We each had our own reasons for going to Stroma on this Sunday. Two women had been born there and they had a relative from America in tow who wanted to see where her family had come from. Her mom now lives in Waukegan--a very long way from Stroma, I say and we both nod. I heard about this trip because I am now part of a writer's group that includes one of the women born there who has written and published a novel about Stroma. I suspect all you need do is search for Stroma on Amazon and her novel will come up. There may also be some picture books of Stroma--one was published a couple yeas ago--a mix of poetry and photos and interviews with folks who still remember. Everyone said the book was lovely but more interviews would have been nice. The folks who actually lived there are getting thin on the ground and their stories are crumbling now faster than the old houses.
A dozen or so of us are on a fishing boat as tag alongs for the folks who own and manage the island. Sometimes there is a more commercial version of the trip to Stroma, but this is September and kids are back in school and the tourist buses have gone home. The man driving the boat, the son of the man who owns the island, and his companion have some work to do on the island. Even though no one lives there all the time nonetheless the sheep and the buildings and the buildings suitable still for folks to stay need work. Bits of conversation drift through the group about an upcoming golf competition on the island. Folks still come here. It is still a gathering place, but I am on the fringes of it, so I let any details pass me by.
Last year my husband and I saw the south of the island, including the cemetery. This year my husband wants to see the north of the island--the lighthouse, the gloop, the western coast. Sometimes I have goals; sometimes I am happy to just go along. This was a go along day.
There used to be cattle on the island. The men in the lighthouse fed them. I imagine the cattle were good company for the keepers, but the lighthhouse was automated and so both the men and the cattle went away. Sheep don't require as much attention. To the right of the lighthouse are the foghorn with a Noise warning sign, and a relic of World War II. I mention them in a sense of fair play, but I chose not to photograph them. I was then as now constructing my own Stroma story in which there is no room for war zones or memorials or anything larger than the lighthouse against the mostly blue sky.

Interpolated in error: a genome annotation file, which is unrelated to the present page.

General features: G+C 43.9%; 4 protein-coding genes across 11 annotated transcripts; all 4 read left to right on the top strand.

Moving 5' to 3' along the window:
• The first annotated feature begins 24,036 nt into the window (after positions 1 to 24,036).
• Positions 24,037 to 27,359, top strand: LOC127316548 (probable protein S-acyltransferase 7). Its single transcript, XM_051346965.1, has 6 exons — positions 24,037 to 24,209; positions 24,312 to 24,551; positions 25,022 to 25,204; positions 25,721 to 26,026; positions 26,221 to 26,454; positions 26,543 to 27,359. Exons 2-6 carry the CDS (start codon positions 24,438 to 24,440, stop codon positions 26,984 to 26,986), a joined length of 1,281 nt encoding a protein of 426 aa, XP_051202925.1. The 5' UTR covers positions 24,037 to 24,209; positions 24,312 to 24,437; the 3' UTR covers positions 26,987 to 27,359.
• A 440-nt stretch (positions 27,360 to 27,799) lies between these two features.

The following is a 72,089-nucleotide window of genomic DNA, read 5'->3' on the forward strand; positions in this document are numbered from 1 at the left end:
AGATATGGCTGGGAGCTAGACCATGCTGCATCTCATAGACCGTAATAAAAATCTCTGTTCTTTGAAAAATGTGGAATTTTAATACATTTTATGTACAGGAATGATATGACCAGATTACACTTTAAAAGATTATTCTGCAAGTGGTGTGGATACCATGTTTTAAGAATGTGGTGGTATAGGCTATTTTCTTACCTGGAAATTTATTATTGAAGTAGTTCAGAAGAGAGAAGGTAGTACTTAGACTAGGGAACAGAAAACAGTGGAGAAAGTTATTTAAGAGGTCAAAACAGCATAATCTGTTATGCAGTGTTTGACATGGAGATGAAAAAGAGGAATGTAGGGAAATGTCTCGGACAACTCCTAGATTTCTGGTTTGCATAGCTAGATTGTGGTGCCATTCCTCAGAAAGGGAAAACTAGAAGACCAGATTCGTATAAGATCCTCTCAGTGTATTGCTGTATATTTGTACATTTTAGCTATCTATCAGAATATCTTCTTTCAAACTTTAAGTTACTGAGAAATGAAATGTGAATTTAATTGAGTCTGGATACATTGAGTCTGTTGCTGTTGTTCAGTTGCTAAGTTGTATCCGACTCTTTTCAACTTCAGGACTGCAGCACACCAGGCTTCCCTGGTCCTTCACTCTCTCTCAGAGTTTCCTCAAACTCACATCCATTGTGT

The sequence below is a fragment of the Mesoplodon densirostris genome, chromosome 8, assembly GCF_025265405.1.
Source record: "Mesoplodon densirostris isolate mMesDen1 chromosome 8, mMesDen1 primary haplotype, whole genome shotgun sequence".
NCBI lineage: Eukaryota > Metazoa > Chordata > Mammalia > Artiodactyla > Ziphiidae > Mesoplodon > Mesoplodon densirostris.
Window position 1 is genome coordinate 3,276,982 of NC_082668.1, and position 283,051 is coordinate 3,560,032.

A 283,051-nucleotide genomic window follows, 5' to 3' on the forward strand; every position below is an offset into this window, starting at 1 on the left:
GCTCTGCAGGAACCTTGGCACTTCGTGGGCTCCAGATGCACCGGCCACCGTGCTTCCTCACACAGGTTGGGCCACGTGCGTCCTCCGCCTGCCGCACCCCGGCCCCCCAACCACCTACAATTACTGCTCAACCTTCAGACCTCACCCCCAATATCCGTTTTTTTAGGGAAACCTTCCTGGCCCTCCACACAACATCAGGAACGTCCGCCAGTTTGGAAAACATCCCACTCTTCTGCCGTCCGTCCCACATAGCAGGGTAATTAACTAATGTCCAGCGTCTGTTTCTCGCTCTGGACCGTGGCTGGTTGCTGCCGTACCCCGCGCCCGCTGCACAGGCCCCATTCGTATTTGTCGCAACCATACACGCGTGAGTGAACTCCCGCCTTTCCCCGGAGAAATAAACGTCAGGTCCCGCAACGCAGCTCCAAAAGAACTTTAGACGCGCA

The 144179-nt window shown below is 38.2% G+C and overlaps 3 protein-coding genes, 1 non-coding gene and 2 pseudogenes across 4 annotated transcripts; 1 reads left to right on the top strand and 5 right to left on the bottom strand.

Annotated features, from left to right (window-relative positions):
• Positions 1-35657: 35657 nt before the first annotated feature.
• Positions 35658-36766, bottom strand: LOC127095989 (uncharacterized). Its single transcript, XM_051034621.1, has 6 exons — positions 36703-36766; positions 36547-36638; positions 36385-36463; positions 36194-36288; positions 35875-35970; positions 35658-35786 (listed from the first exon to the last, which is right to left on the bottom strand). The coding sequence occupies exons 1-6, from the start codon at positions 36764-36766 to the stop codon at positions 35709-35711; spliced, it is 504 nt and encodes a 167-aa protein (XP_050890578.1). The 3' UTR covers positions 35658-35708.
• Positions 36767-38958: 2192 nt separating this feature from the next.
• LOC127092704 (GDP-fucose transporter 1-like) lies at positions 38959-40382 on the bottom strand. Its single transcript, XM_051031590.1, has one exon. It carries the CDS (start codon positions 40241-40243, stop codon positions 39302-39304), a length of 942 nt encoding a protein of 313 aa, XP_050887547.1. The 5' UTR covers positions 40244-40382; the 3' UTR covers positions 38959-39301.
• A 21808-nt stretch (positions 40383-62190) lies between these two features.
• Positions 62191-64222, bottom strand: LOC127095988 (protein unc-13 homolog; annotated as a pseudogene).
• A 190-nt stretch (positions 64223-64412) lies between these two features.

Narratives are always only moments frozen in time, and these wave patterns on the surface of the water filling in an old quarry caught my eye on my Stroma Sunday. I have learned to love the smaller stories and look for autumn colour in the shifting hues of the reeds rather than the large oaks and maples of my childhood.
There is a magnificent gloop --an inlet carved by the sea--with sharp, secret pockets in rock walls known only to the sea birds and the tides now. I photographed them for my husband as he told me the story of the Stroma men smuggling goods in through that narrow channel and hiding things in the caves. It was safe because, according to the story, the Scots equivalent of the revenuers dared not follow into those dark and dangerous waters. It is a good story and a classic locals versus outsiders, a theme that no doubt occurs in every culture that tells stories to define themselves, but those photos are part of someone else's narrative.
I have grown into the adult version of the skinned-knees girl who earned the moniker of the bang up kid from the school nurse, and so I am on my knees in the grass and the heather to catch the small stories of this island left increasingly to its own devices.
Although I am a devotee of tiny flowers and I am on a first name basis with some of them, I have never even seen this tiny--about the size of the tip of your little finger--purple globe. The dampness soaked into my trousers and I fiddled with the camera and held my breath and outwaited the wind to capture this tiny star of the open lands. She is certainly a leading lady in my narrative of Stroma on this Sunday in September.
Even smaller, more secret, and so marvellous is this unassuming plant caught in the act of--reproducing. The berry, so I was told afterwards, is very tasty. But my role was to note it and to pass on. The berry may be eaten by a bird, a sheep, or perhaps be lucky enough to fall to earth and carry on the line in the small narratives of Stroma.